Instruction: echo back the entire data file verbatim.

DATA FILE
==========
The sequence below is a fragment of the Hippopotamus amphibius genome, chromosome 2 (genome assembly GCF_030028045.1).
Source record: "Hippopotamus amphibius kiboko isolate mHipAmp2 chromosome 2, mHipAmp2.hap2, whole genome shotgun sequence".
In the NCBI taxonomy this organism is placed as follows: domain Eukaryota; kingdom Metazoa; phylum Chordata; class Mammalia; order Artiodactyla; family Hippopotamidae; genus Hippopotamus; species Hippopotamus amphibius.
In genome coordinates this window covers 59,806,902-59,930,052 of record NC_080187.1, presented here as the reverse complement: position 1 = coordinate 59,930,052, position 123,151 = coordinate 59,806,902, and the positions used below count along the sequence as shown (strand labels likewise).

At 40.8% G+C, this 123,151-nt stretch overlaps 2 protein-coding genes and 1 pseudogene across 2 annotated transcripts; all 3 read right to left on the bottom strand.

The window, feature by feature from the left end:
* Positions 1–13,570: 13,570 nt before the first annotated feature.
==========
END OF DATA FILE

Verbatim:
The sequence below is a fragment of the Hippopotamus amphibius genome, chromosome 2 (genome assembly GCF_030028045.1).
Source record: "Hippopotamus amphibius kiboko isolate mHipAmp2 chromosome 2, mHipAmp2.hap2, whole genome shotgun sequence".
In the NCBI taxonomy this organism is placed as follows: domain Eukaryota; kingdom Metazoa; phylum Chordata; class Mammalia; order Artiodactyla; family Hippopotamidae; genus Hippopotamus; species Hippopotamus amphibius.
In genome coordinates this window covers 59,806,902-59,930,052 of record NC_080187.1, presented here as the reverse complement: position 1 = coordinate 59,930,052, position 123,151 = coordinate 59,806,902, and the positions used below count along the sequence as shown (strand labels likewise).

At 40.8% G+C, this 123,151-nt stretch overlaps 2 protein-coding genes and 1 pseudogene across 2 annotated transcripts; all 3 read right to left on the bottom strand.

The window, feature by feature from the left end:
* Positions 1–13,570: 13,570 nt before the first annotated feature.